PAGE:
PDF printable version of the Food Regulation Secretariat newsletter Issue 1 Oct 2004 (PDF 48 KB)
Issue 1 October 2004
ISBN: 0 642 82515 7
For our stakeholdersWelcome to the very first issue of the Food Regulation Secretariat’s Newsletter. The newsletter will be printed regularly to provide you with an update on food regulation policy work.
The Food Regulation Secretariat is reviewing its database of stakeholder contacts to ensure that it is correct and that relevant stakeholders are included. The database will allow the Food Regulation Secretariat to keep stakeholders informed of new developments in food policy.
The Secretariat will use the database to send information such as Australia and New Zealand Food Regulation Ministerial Council (Ministerial Council) Communiques, notice of new items posted on the website, such as Policy Consultation papers, and of course, The Newsletter of the Food Regulation Secretariat.
If you are not on our database or your contact details have changed please contact the Secretariat at:
Food Regulation Secretariat
PO Box 4, WODEN ACT 2606
Email: Food Regulation Secretariat
Phone: (02) 6289 5128
Fax:: (02) 6289 5100
Please also tell us whether you prefer to receive information by fax or e-mail. You can also pass this information on to anyone you think may be interested in registering on the database.
For further information about the food regulatory system in Australia and New Zealand, please visit the Food Regulation Secretariat website
Current policy development
The following food regulation policy items are under consideration.
Review of the intent of Standard 2.9 – Special Purpose Foods
The scope and intent of the Food Standards Code Part 2.9 – Special Purpose Foods is currently being reviewed.
Status: The terms of reference for the review are being considered by Food Regulation Standing Committee (FRSC) Working Group.Top of page
Fortification with Other Substances
To develop a policy guideline on the fortification of foods with substances other than vitamins and minerals.
Status: The FRSC Working Group is currently considering the approach to be taken in developing policy guidance on the fortification of foods with substances other than vitamins and minerals.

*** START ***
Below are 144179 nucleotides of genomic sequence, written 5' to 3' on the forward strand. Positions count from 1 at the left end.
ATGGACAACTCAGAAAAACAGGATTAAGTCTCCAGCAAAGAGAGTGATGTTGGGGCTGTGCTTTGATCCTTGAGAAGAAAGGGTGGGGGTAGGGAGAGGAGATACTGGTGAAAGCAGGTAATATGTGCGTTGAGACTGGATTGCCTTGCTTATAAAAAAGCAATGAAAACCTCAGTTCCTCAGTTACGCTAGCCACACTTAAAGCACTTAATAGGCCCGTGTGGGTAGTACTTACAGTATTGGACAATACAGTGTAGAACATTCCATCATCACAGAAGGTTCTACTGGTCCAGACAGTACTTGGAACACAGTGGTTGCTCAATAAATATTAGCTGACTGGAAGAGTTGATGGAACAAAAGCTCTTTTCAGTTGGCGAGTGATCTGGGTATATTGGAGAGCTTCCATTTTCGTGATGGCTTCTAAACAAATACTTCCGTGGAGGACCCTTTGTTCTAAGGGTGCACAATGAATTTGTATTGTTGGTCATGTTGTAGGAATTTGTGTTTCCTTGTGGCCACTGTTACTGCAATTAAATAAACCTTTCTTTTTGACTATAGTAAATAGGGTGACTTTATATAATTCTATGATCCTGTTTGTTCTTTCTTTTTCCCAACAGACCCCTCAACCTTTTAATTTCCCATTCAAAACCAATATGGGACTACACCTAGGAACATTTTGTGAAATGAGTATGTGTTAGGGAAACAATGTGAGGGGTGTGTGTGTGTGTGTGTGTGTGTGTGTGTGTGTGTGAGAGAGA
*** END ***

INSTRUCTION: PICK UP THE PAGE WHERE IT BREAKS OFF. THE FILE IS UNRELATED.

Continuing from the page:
Current policy development continued
Food Safety Risk Profiling
A guiding principle for regulating food safety in Australian food businesses is that the degree of regulation should be in proportion to the particular food safety risks relevant to each food business. This project aims to create an industry-wide system for gauging the food safety profile of food businesses, so that the risk status of particular food business groupings (sectors) can be determined.
A scoping study on food safety risk profiling of businesses was completed in September 2003 and this study was peer reviewed in early 2004. The FRSC Policy Working Group on Food Safety Management in Australia
presented the review findings, and proposed further work, to FRSC at a meeting in July 2004. The Working Group recommended that the project progress to the next stage (development); this will involve identifying an appropriate risk profiling system.
Principles and Protocols for Food Policy Development
The ‘Principles and Protocols for setting Australia and New Zealand Food Regulation Ministerial Council Policy Guidelines
’ document was endorsed by the Ministerial Council at its meeting in May 2002. The document clarifies the scope of policy guidelines for the regulation of food, the process for their development, and the roles of the policy departments and regulatory agencies in the various jurisdictions. At the time of endorsement it was agreed that this document is a work in progress and as such, needs to be reviewed regularly.
Since the document was first endorsed, a great deal of experience has been accumulated through the development of several food policy guidelines under the new food regulatory system. As a result, FRSC agreed during its meeting of 13 December 2002 to undertake a review of the Principles and Protocols document.